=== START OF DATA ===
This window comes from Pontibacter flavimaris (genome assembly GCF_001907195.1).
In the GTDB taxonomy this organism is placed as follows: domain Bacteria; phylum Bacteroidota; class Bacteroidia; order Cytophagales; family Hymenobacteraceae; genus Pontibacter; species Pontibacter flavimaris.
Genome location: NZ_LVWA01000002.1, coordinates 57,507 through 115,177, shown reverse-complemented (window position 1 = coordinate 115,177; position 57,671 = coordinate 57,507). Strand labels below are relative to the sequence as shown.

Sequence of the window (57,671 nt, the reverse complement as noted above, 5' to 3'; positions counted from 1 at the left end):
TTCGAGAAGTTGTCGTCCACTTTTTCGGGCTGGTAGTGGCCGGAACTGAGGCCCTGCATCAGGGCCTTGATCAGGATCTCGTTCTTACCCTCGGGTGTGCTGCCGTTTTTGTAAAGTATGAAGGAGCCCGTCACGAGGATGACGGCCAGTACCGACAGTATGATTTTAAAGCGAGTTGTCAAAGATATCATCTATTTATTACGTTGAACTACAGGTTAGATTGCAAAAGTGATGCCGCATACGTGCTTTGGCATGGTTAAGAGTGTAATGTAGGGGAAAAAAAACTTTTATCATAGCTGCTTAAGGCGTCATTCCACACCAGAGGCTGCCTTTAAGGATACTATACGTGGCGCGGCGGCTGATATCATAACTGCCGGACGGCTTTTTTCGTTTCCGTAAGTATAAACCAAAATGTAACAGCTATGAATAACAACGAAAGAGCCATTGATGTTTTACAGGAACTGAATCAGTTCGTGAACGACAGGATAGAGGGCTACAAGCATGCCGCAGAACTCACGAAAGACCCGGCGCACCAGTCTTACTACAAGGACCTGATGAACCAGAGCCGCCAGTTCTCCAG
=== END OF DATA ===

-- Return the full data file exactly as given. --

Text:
This window comes from Pontibacter flavimaris (genome assembly GCF_001907195.1).
In the GTDB taxonomy this organism is placed as follows: domain Bacteria; phylum Bacteroidota; class Bacteroidia; order Cytophagales; family Hymenobacteraceae; genus Pontibacter; species Pontibacter flavimaris.
Genome location: NZ_LVWA01000002.1, coordinates 57,507 through 115,177, shown reverse-complemented (window position 1 = coordinate 115,177; position 57,671 = coordinate 57,507). Strand labels below are relative to the sequence as shown.

Sequence of the window (57,671 nt, the reverse complement as noted above, 5' to 3'; positions counted from 1 at the left end):
TTCGAGAAGTTGTCGTCCACTTTTTCGGGCTGGTAGTGGCCGGAACTGAGGCCCTGCATCAGGGCCTTGATCAGGATCTCGTTCTTACCCTCGGGTGTGCTGCCGTTTTTGTAAAGTATGAAGGAGCCCGTCACGAGGATGACGGCCAGTACCGACAGTATGATTTTAAAGCGAGTTGTCAAAGATATCATCTATTTATTACGTTGAACTACAGGTTAGATTGCAAAAGTGATGCCGCATACGTGCTTTGGCATGGTTAAGAGTGTAATGTAGGGGAAAAAAAACTTTTATCATAGCTGCTTAAGGCGTCATTCCACACCAGAGGCTGCCTTTAAGGATACTATACGTGGCGCGGCGGCTGATATCATAACTGCCGGACGGCTTTTTTCGTTTCCGTAAGTATAAACCAAAATGTAACAGCTATGAATAACAACGAAAGAGCCATTGATGTTTTACAGGAACTGAATCAGTTCGTGAACGACAGGATAGAGGGCTACAAGCATGCCGCAGAACTCACGAAAGACCCGGCGCACCAGTCTTACTACAAGGACCTGATGAACCAGAGCCGCCAGTTCTCCAG